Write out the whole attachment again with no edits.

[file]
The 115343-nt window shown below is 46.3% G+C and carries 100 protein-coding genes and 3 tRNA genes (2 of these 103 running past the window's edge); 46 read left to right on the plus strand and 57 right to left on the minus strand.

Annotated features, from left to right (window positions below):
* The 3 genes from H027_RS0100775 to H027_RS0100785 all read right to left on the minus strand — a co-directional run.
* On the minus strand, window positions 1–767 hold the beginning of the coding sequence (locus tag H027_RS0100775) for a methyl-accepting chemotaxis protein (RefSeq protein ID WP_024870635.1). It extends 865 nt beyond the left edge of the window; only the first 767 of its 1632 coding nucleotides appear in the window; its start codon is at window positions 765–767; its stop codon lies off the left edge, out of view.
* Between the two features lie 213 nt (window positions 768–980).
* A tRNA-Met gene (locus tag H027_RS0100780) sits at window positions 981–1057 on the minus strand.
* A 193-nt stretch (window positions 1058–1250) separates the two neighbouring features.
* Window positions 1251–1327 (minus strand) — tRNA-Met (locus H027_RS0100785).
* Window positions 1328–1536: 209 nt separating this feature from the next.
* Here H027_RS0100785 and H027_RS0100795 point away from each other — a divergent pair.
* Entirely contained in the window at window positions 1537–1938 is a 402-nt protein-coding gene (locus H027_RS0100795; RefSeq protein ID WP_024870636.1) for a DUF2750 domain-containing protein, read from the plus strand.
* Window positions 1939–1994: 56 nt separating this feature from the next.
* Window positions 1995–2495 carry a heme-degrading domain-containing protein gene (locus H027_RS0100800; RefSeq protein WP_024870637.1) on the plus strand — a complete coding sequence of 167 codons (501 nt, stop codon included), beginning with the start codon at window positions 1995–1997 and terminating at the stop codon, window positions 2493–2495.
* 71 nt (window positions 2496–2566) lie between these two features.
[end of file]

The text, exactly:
The 115343-nt window shown below is 46.3% G+C and carries 100 protein-coding genes and 3 tRNA genes (2 of these 103 running past the window's edge); 46 read left to right on the plus strand and 57 right to left on the minus strand.

Annotated features, from left to right (window positions below):
* The 3 genes from H027_RS0100775 to H027_RS0100785 all read right to left on the minus strand — a co-directional run.
* On the minus strand, window positions 1–767 hold the beginning of the coding sequence (locus tag H027_RS0100775) for a methyl-accepting chemotaxis protein (RefSeq protein ID WP_024870635.1). It extends 865 nt beyond the left edge of the window; only the first 767 of its 1632 coding nucleotides appear in the window; its start codon is at window positions 765–767; its stop codon lies off the left edge, out of view.
* Between the two features lie 213 nt (window positions 768–980).
* A tRNA-Met gene (locus tag H027_RS0100780) sits at window positions 981–1057 on the minus strand.
* A 193-nt stretch (window positions 1058–1250) separates the two neighbouring features.
* Window positions 1251–1327 (minus strand) — tRNA-Met (locus H027_RS0100785).
* Window positions 1328–1536: 209 nt separating this feature from the next.
* Here H027_RS0100785 and H027_RS0100795 point away from each other — a divergent pair.
* Entirely contained in the window at window positions 1537–1938 is a 402-nt protein-coding gene (locus H027_RS0100795; RefSeq protein ID WP_024870636.1) for a DUF2750 domain-containing protein, read from the plus strand.
* Window positions 1939–1994: 56 nt separating this feature from the next.
* Window positions 1995–2495 carry a heme-degrading domain-containing protein gene (locus H027_RS0100800; RefSeq protein WP_024870637.1) on the plus strand — a complete coding sequence of 167 codons (501 nt, stop codon included), beginning with the start codon at window positions 1995–1997 and terminating at the stop codon, window positions 2493–2495.
* 71 nt (window positions 2496–2566) lie between these two features.